Important election update: The Public Policy Institute of
California (motto: “We don’t know what our name means, either”) ran
a poll recently showing California attorney general and governor
hopeful Jerry Brown a few points ahead of his closest rival, former
eBay CEO and royal highness, Meg Whitman.
Important election update: The Public Policy Institute of California (motto: “We don’t know what our name means, either”) ran a poll recently showing California attorney general and governor hopeful Jerry Brown a few points ahead of his closest rival, former eBay CEO and royal highness, Meg Whitman.
Steven Glazer, campaign manager for Jerry Brown, gleefully contends that Brown’s lead shows voters were unfazed by the “whore” statement made against Whitman by one of Brown’s staff members. Awesome.
Glazer also promises the Brown campaign will be “more than competitive” in the days winding down to the Nov. 2 election. Well. We can certainly rest easier about THAT!
This so-called competitiveness will be in the form of 10-15 million pieces of mail set to rain down on prospective voters in the final days before the election – at a cost of some $5 million. Of course that’s just a drop in the old campaign bucket compared to the $12 million Brown’s campaign has designated to be spent in these last two weeks of the race.
But Brown and company are mere paupers in keeping pace with the $140 million of Whitman’s own funds that she has plunked into the race so far. As Whitman’s spokesperson Andrea Rivera put it, “as far as the numbers go, we will be fully funded.” Wow. D’ya think?
It’s not just that campaign spending has reached ridiculous new heights. It’s not even the mud-slinging ads on TV, nor the forests and seas of political posters plastered in yards and along streets and highways from here to kingdom come. No. While those campaign tactics are annoying and tiresome, politicians reached new lows in my book when they began calling me at home.
Why, you’ll never guess who phoned me just this morning: Pat Boone. That’s right. Apparently Pat, my new BFF, called to chat about a candidate he’s endorsing in the next election. I really can’t elaborate beyond that because I slammed down the phone. Right in Pat’s clean-cut ear.
Yes, all those uninvited phone calls are making me behave badly. Because apparently some brain trust decided it was a stupendous stroke of genius to start pimping out honest-to-gosh celebrities to hawk their favorite candidates by calling innocent folks at home.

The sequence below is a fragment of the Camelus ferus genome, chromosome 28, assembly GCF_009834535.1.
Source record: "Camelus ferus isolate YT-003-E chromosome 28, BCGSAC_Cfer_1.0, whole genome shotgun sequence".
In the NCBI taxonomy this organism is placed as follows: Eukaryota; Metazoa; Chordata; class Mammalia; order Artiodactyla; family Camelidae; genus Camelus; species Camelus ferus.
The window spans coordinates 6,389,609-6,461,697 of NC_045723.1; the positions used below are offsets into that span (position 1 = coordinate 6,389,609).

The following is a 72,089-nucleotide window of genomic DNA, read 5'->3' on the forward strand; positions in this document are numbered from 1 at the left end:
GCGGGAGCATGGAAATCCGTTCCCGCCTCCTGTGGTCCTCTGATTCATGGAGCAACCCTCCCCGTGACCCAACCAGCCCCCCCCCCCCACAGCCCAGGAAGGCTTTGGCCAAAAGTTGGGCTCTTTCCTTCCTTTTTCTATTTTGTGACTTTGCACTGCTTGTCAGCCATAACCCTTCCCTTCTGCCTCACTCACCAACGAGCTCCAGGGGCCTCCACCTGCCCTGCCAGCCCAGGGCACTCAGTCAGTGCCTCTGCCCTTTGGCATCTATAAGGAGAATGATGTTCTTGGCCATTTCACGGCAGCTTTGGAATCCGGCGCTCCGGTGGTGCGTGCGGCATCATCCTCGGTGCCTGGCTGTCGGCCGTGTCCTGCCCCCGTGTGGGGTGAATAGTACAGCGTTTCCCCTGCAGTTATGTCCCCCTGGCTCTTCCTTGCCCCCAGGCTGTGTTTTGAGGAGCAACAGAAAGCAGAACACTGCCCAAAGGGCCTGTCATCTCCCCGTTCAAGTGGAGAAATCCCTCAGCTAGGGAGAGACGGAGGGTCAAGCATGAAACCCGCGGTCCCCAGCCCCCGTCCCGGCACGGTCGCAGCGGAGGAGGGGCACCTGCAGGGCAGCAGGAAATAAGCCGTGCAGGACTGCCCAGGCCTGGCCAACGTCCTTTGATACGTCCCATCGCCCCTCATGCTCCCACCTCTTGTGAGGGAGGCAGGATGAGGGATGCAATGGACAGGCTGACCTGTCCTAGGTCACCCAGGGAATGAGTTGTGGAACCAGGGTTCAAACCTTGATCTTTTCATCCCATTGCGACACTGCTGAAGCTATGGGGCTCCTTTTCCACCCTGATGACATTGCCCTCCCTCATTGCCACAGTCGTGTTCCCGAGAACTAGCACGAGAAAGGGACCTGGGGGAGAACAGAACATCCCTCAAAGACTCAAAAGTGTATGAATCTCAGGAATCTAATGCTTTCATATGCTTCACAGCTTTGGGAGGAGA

I, for one, would like to raise an objection. In fact, I raised such an objection the other day that I called back the number appearing on my caller I.D. and raged for several minutes at the recorded greeting that picked up my call.
“I will NEVER vote for your candidate!” I exploded. “I don’t care if your nominee is Mother Teresa incarnate – if you ever call me at home again I will personally …” Well, you get the idea. It wasn’t pretty, people.
All the despicable behavior in the name of political campaigning has turned into such a hot mess that I sometimes feel I don’t want to vote for ANYBODY on the ticket. I mean, if one candidate professes his or her opponent is basically slop on a stick and then THAT candidate insists his or her opponent is slop on a stick or worse, what does that tell us? That’s right: apparently ALL of the candidates are slop on a stick and have no business running anything beyond a game of craps.
So that’s why I was very heartened the other night upon learning about Jimmy McMillan. Now if that name is not familiar, let me fill you in on this New York original. Running for governor, elaborately mustachioed McMillan is the leader of the movingly named the “Rent is 2 Damn High” party. Stealing the mojo of more serious candidates such as Andrew Cuomo and Carl Paladino and, oh yeah, a former prostitute, McMillan participated in a televised debate wearing black gloves while firing off irrational non-sequiturs for reasons probably known only to him.
But Jimmy McMillan aside, let’s consider his choice of political party. Now here’s an upfront, focused platform if there ever was one. I mean, what do the names “Democrat” or “Republican” really mean, anyway? I think it’s about time to call a spade a spade, people. Let’s ditch these negative campaigns sponsored by mainstream political parties and concentrate on real issues such as who decided it’s OK to disturb regular people such as myself by phoning them at home to blather on about why we should vote for Jane or Joe Blow.
What we need are political parties that tell it like it is for a change. Something like the “No More Mud-Slinging Trash Talk and For Sure No More Freaking Phone Calls” Party. Yeah, that’s the ticket. In fact, even I would run for THAT party. With pride. Although it might be kind of hard to get all that on those little campaign pins.